History Mountain View House - Grand Resort, Whitefield New Hampshire

The Mountain View House is located in Whitefield, in the heart of the northern White Mountains. It first opened in 1866 - due to an accident, according to Dodge family tradition. In 1865 a stage coach en route to Montreal overturned some three miles north of Whitefield's town center. The driver directed his two passengers to a nearby farmhouse owned by William Franklin Dodge (ca. 1827-1919) and Mary Eastman Dodge, who took them in. The visitors were so charmed by the view, they stayed a few extra days and then returned that summer for several weeks. The following year, in 1866, the Dodges built an annex to then" farmhouse to accommodate visitors and officially opened the hotel. They advertised in Boston papers that they welcomed summer boarders.

Guests were treated not only to a captivating view, but to home-cooked meals that relied heavily on produce, meat and dairy products from the Dodge's farm. The couple divided its work in traditional fashion: Mary Dodge cooked and served meals, while William Dodge ran the farm and drove guests around the countryside. As guests increased, the Dodges added onto their hotel, initially demolishing (or engulfing) their farmhouse, and later by adding another large wing every four to ten years. The first major addition, a mansard-roof structure built in 1872 to replace their farmhouse, increased guest capacity to fifty. Eight years later, the building was doubled in size. By 1884, the hotel could accommodate 100 guests, a number that soared to 140 with yet another addition in 1891- 92. The early 1900s brought more expansion with new guest room wings added in 1904- 05,1921-22 and 1927, and in 1921, a large dining room that could seat 450. At its peak, the hotel's capacity was 300 guests. Some of the wings were likely built by Eugene Gale (1871-post-1953), a noted local contractor who worked on many of the hotel buildings in the region.

Brochures published at various times called attention to the hotel's comfortable sitting and activity rooms, the immense oval dining room, telephone service (by 1899), steam heat (installed 1901), electric lighting (1905) and bell system, and country cuisine. When the east wing was added in 1904-05, it was designed so that it could be isolated from the rest of the hotel, allowing the Dodges to have a modest number of guests during the cold winter months.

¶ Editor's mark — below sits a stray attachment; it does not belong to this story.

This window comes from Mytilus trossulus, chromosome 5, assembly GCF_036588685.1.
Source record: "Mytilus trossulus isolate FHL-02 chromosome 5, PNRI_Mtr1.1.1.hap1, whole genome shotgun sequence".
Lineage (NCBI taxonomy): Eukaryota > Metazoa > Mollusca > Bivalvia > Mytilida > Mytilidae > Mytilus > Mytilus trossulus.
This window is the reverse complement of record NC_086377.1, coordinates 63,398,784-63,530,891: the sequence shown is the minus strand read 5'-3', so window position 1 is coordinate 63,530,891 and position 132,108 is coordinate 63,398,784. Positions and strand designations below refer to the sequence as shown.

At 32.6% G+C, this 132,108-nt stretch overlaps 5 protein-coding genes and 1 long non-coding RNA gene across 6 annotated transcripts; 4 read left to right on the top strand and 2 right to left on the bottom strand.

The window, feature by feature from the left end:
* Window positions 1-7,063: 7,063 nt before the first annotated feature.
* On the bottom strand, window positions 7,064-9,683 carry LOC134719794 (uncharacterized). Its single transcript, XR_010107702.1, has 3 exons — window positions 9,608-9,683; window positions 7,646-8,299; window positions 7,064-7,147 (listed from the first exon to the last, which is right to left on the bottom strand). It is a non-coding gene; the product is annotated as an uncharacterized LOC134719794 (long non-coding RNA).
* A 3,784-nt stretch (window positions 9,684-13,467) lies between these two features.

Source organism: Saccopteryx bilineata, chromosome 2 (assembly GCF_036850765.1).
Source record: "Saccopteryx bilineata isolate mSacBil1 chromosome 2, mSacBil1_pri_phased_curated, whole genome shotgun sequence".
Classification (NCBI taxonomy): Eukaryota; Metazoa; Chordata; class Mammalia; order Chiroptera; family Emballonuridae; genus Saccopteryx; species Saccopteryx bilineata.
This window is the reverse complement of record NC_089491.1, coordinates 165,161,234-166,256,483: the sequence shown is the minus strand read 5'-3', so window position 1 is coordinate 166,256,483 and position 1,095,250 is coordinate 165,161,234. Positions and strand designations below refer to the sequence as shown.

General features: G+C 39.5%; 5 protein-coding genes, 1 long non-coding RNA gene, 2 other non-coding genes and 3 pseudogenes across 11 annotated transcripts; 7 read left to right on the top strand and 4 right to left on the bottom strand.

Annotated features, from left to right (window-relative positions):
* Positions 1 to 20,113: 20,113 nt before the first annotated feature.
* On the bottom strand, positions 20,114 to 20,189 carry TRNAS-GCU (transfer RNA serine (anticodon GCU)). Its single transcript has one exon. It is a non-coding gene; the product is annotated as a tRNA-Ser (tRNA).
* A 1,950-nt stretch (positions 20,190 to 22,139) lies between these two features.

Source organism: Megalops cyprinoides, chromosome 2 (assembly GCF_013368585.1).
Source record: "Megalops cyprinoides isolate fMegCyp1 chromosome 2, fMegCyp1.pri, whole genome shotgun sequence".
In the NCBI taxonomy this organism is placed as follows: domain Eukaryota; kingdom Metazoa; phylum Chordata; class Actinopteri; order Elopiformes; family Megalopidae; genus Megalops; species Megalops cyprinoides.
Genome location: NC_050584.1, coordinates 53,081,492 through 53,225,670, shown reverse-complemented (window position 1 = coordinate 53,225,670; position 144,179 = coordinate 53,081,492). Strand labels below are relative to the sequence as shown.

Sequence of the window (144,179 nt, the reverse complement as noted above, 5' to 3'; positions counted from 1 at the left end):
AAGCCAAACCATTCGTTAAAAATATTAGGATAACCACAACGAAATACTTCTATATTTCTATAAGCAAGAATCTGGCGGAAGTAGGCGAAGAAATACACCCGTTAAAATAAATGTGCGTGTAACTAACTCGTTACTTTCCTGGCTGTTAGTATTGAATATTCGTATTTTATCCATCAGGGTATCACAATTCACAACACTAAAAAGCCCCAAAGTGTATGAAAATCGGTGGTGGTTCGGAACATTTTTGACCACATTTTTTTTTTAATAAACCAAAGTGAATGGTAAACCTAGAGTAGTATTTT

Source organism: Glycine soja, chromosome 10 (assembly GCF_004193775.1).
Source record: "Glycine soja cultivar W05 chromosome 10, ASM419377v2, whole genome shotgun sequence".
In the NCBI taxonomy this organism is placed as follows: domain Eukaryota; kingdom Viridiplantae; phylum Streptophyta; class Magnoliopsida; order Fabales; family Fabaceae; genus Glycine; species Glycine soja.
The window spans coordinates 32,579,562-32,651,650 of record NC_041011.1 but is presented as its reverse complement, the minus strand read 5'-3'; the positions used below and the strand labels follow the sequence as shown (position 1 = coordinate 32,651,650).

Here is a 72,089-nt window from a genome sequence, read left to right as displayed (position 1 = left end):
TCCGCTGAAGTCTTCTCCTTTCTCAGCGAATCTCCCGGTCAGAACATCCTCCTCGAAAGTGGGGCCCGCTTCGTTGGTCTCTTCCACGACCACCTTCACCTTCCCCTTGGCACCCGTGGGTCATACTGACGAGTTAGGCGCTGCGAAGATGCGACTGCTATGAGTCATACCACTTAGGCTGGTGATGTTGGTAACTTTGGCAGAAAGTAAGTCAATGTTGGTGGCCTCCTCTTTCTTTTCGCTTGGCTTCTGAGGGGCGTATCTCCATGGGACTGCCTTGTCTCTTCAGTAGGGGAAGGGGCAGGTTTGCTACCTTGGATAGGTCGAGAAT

Behind the hotel, the Dodges gradually erected dormitories for hotel staff, a separate dormitory for guest chauffeurs, barn, garages, and greenhouse. They even recycled obsolete buildings: when the 1904-05 wing replaced the 1866 annex, they moved the annex behind the hotel and converted it into another staff dormitory.

Recreational opportunities abounded at the Mountain View. In 1899, the hotel added a golf course, joining tennis courts, croquet lawn and baseball diamond. Indoor activities ranged from theatricals, movies, and dancing to billiards and bowling. In the late 1930s, the family erected a golf clubhouse and, the following decade, installed a swimming pool.

In 1884, nearly twenty years after the hotel first opened, Mary and William Dodge passed the management on to their son, Van Herbert (1859-1934), and his wife Alice (d. 1948). It was during their thirty-five year tenure that the facility took on grand resort hotel stature, as it grew from a single mansard-roofed block into a vast structure with three major wings. Three of the dormitories were erected under their direction. Their son and daughter-in-law, Frank Schuyler Dodge (1889-1948) and Mary Bowden Dodge, managed the hotel from 1919 until Frank's death in 1948. Under their guidance, four additional large wings and two guest cottages were constructed, as well as the golf clubhouse and swimming pool. In 1953, after five years of running the hotel on her own and adding another staff dormitory, Mary Dodge passed the operation on to her sons, fourth generation Frank Schuyler, Jr. (b. 1928) and John Bowden (b. 1930) Dodge. The brothers ran it together for fourteen years, adding Century Hall, a conference center, in 1965. Two years later, John left the business, and his brother ran it alone for another twelve years.

In 1979, with 3,000 acres, the hotel passed out of the Dodge family to Mountain View Associates, headed by Robert and Ann Diltz. The hotel proved unprofitable for the couple, and in 1986 it closed its doors. Three years later, its contents were sold at auction, and a substantial amount of the acreage sold off. After twelve years of sitting vacant, the hotel buildings and the remaining 360 acres were purchased by contractor/developer Kevin Craffey of Massachusetts. Following a certified historic rehabilitation that approached twenty million dollars and included constructing new kitchen and pool wings and enlarging many of the guest rooms, the hotel reopened in May, 2002.